Go to content, skip over navigation


More Pages

Go to content, skip over visible header bar
Home News Features Arts & Entertainment Sports OpinionAbout Contact Advertise

Note about Unsupported Devices:

You seem to be browsing on a screen size, browser, or device that this website cannot support. Some things might look and act a little weird.

Small in numbers, Bowdoin divers make a splash

January 31, 2020

DEFYING GRAVITY: Thea Kelsey ’20 corkscrews in midair. Despite only having three athletes on the team, Bowdoin’s divers enjoy a close relationship with the rest of the team’s swimmers and a close-knit community amongst themseves.
For Thea Kelsey ’20, Henry Isaacson ’22 and Wren Sablich ’22, diving off a three-meter springboard headfirst into a pool is not a foreign concept. All three athletes have been participating in the sport since they were first introduced to it at a young age.

Isaacson began diving when he was at camp in seventh grade. Kelsey was introduced to diving when she was just seven years old, and Sablich was pushed from gymnastics to diving when her family moved to England.

“I’m from the Boston area, and at Harvard they were having Saturday morning swim lessons, and the diving team was also offering diving lessons. My mom figured, since I did not like swimming, I might as well try diving,” said Kelsey.

After years of diving, all three athletes’ interest for the sport has only grown. For example, Kelsey’s appreciation for the sport increased when she first came to college.

“[While at Bowdoin], I’ve grown up and learned who I am as a person [as well as] the things I enjoy and [make] me happy. For a long time, diving was not necessarily one of those things,” said Kelsey. “[However], I have learned over the past four years that [diving] is one of those things that brings me joy and makes me happy. I am now focusing on those aspects and less on the parts that I don’t enjoy. I am able to then translate what I have learned [from] diving into other parts of my life, where sometimes things can be challenging—but I am now able to pick the things that are going to make me happy and appreciate them much more.”

Similarly, diving at Bowdoin has only strengthened Isaacson’s passion for the sport. He attributes his desire to dive and his growth as a diver to head coach Kelsey Willard.

“[Kelsey] is always there to try to give me tips and insights into the little things that I can focus on. At the same time, she is able to step back and allow us to find what we are motivated for. She won’t push any harder dives on us, but she is super supportive of us and pushes us to learn new things,” said Isaacson.

Additionally, Isaacson attributes his motivation for the sport to his teammates, past and present.

“Last year, Mitch Ryan [’19] definitely motivated me to do better,” said Isaacson. “But, I think now it’s definitely the swim team. I see them doing their hard workouts and pushing themselves to get faster and faster, and it makes me want to do my role to keep progressing, [whether] it be focusing on a category or working on a harder dive. Just as much as they support the team, I can also do the same,” said Isaacson.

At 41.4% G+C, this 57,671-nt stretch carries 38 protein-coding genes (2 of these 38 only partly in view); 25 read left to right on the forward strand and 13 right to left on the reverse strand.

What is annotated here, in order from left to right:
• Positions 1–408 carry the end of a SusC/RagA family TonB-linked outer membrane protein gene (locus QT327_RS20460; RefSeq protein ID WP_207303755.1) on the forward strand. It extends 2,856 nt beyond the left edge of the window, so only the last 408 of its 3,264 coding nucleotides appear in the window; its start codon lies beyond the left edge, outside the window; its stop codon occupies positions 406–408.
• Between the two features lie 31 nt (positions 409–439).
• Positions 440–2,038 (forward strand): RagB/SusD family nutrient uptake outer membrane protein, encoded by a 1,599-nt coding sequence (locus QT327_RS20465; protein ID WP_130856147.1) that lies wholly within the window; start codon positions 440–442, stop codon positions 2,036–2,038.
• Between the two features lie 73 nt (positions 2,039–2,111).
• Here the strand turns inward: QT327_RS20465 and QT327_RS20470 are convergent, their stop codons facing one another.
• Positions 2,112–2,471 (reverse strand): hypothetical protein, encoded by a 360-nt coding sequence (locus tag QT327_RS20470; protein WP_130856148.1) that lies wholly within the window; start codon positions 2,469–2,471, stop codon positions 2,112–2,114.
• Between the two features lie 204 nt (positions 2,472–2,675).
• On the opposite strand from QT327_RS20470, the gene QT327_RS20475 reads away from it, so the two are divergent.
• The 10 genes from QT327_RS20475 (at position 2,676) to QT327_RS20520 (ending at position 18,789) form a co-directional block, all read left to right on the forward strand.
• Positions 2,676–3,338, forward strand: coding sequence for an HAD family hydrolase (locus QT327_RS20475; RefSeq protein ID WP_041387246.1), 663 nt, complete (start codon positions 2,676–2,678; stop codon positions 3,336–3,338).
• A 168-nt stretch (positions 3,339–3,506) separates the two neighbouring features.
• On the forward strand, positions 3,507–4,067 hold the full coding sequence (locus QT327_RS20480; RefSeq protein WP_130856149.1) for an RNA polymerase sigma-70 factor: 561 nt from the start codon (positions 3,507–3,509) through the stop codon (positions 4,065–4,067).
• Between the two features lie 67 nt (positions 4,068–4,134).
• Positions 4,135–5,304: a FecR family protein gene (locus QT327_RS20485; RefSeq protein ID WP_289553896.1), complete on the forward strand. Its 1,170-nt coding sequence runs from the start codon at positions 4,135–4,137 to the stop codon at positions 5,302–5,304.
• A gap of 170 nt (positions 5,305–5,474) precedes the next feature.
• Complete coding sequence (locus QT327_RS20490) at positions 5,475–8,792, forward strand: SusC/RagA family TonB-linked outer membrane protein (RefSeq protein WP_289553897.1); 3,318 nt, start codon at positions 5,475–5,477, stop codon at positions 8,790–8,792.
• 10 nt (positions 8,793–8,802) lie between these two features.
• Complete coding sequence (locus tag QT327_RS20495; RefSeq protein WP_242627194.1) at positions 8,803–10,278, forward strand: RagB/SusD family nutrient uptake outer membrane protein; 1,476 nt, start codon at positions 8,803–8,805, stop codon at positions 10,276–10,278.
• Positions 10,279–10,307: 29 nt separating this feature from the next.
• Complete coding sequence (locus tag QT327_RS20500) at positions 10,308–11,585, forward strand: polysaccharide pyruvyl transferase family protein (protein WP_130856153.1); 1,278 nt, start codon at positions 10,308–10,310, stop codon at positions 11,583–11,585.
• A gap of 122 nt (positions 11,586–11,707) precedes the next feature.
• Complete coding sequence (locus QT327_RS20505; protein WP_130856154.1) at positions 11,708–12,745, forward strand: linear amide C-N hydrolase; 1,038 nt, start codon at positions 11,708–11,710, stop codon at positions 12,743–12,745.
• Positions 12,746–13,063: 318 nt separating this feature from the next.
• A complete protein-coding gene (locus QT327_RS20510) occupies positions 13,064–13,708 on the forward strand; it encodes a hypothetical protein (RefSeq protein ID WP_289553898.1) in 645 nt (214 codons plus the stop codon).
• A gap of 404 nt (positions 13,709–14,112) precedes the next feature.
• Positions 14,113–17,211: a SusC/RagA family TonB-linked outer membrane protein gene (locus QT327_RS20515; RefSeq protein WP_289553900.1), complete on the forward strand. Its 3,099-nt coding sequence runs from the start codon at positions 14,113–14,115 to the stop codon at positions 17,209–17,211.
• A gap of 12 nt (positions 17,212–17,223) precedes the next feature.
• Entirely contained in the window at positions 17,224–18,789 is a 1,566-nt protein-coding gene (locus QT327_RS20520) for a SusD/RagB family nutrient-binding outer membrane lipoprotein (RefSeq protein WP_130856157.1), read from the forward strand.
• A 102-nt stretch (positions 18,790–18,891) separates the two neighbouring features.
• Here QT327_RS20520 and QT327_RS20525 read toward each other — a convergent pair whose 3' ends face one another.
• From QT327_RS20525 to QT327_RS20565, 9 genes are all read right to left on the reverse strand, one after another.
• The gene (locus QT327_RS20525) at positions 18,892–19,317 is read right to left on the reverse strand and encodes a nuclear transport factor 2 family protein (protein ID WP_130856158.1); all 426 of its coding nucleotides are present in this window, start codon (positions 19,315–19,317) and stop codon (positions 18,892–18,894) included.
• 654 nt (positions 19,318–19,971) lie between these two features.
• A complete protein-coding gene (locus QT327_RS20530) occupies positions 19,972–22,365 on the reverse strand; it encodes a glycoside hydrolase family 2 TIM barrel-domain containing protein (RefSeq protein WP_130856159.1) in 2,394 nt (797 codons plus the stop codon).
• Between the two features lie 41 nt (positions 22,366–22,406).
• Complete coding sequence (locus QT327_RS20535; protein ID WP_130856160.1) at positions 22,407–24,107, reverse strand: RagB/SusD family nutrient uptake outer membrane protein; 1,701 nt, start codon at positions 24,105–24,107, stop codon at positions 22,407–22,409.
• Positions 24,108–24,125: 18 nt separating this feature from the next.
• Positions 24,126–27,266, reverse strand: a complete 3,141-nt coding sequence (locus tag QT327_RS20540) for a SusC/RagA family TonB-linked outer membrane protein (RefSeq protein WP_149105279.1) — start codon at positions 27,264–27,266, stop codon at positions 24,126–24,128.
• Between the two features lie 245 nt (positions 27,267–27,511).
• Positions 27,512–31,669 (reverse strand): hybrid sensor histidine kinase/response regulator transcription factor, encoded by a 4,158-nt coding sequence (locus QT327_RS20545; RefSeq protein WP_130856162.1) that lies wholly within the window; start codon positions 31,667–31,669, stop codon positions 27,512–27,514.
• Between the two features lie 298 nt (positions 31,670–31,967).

Echoing Isaacson’s sentiment, Sablich appreciates the camaraderie that being part of the Bowdoin swimming and diving program has brought into her life.

“Diving is a very mental sport, so joking around and having a large group kind of takes your mind off your fears … and hanging out with people in between dives in the hot tub is always fun,” said Sablich.

Yet despite her team’s support, the fear of injury still casts a shadow over Sablich’s career. This fear has even led her to consider quitting the sport.

“I just hit the board—this is the second time I have on the same dive, so I guess fear of injury right now is concerning,” said Sablich. “I am not sure what I am doing yet, but the team aspect would … definitely make me continue, because I love the group.”

In contrast to other collegiate diving programs, the Bowdoin swim and dive program is unique because both divers and swimmers practice at the same time and in the same pool. This has allowed the program to act as one team—most of the time, they are two different teams that act independently of each other.

“I think what makes Bowdoin swim and dive so unique is the pool setup and how we are able to practice together,” said Kelsey. “There are only three other schools in the conference that do that, and because of that, not only are the divers close as a group, but the swimmers and the swim coaches do an amazing job of including the divers … it is really one team. Even though I am a diver, I am just as much a part of the team as any other swimmer, and I think that it is something that is important and should be appreciated.”

The three divers and the swim team will travel to Colby to compete on Saturday at noon.


More from Sports:

Sign up for our weekly newsletter.

Catch up on the latest reports, stories and opinions about Bowdoin and Brunswick in your inbox. Always high-quality. Always free.


Before submitting a comment, please review our comment policy. Some key points from the policy:

  • No hate speech, profanity, disrespectful or threatening comments.
  • No personal attacks on reporters.
  • Comments must be under 200 words.
  • You are strongly encouraged to use a real name or identifier ("Class of '92").
  • Any comments made with an email address that does not belong to you will get removed.

Leave a Reply

Any comments that do not follow the policy will not be published.

0/200 words